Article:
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Children with insomnia likely to continue to suffer as adults, study finds

Children with insomnia symptoms are likely to persist with them as young adults and are significantly more likely to develop an insomnia disorder in early adulthood compared to children who do not have difficulty sleeping, according to new research. The study describes the developmental trajectories of childhood insomnia symptoms through adolescence and into young adulthood.

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An unexpected role for the brain’s immune cells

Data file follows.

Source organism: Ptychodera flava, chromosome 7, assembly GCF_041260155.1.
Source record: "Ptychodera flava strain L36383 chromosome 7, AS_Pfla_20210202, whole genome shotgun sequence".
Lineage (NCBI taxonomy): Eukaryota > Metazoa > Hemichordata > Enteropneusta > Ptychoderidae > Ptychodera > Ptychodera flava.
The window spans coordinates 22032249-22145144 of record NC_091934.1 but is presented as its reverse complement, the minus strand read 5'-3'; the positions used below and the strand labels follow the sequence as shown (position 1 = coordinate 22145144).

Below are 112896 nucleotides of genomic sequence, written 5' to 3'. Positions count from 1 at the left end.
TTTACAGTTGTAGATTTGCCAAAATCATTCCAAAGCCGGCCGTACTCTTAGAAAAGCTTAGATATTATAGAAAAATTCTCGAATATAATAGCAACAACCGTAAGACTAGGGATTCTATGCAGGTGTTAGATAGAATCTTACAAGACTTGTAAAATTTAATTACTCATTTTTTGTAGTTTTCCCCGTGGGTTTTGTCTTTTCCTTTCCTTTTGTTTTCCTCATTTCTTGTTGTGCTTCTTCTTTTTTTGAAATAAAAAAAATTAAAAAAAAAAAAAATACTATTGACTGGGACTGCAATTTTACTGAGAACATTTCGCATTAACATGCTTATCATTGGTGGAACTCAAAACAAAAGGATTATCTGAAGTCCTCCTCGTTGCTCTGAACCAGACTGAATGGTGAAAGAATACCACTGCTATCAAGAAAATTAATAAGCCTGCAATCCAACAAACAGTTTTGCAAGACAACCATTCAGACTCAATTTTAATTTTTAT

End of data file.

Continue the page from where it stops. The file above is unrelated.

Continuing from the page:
In a recent study published in the journal Nature Neuroscience, she and her team show that, in fact, surveillance by microglia helps prevent seizure activity (or hyperexcitability) in the brain. These findings could open new therapeutic avenues for several diseases, given that hyperexcitability is a feature of many neurological disorders, including Alzheimer’s disease, epilepsy, and autism.

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